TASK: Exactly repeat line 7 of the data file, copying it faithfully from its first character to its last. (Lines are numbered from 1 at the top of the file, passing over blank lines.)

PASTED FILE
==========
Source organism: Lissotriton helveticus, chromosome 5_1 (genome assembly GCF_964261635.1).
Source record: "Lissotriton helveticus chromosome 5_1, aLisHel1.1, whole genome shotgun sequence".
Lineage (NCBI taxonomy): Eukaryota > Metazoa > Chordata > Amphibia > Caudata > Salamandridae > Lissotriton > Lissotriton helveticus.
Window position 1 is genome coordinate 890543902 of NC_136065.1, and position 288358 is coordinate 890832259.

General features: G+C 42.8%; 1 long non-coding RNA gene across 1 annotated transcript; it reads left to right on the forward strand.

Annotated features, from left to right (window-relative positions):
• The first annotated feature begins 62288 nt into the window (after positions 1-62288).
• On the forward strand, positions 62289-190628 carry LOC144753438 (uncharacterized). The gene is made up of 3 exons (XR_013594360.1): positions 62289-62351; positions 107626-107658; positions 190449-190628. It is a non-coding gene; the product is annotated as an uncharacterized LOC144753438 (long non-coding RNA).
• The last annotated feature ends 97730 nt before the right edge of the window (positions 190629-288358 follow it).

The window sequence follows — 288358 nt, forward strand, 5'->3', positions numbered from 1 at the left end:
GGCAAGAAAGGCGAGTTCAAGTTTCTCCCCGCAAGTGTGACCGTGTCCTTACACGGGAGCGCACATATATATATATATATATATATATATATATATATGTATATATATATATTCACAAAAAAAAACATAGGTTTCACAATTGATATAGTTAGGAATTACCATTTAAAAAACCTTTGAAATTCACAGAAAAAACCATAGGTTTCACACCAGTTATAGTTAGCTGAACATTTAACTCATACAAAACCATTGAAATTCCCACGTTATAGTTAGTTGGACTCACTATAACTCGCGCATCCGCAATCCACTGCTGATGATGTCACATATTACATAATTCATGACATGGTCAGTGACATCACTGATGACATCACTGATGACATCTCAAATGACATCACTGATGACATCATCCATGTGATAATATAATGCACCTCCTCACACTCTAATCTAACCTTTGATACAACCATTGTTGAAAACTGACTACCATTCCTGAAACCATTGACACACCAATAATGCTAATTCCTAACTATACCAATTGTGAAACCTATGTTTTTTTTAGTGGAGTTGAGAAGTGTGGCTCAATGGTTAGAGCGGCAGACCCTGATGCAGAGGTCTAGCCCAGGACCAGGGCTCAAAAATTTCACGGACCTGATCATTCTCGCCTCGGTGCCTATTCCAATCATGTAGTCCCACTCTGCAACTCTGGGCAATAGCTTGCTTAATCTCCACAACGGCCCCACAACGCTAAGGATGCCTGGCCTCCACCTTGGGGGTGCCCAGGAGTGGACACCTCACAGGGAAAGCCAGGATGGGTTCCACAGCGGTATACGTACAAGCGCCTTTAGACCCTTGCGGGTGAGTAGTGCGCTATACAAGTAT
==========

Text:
• The first annotated feature begins 62288 nt into the window (after positions 1-62288).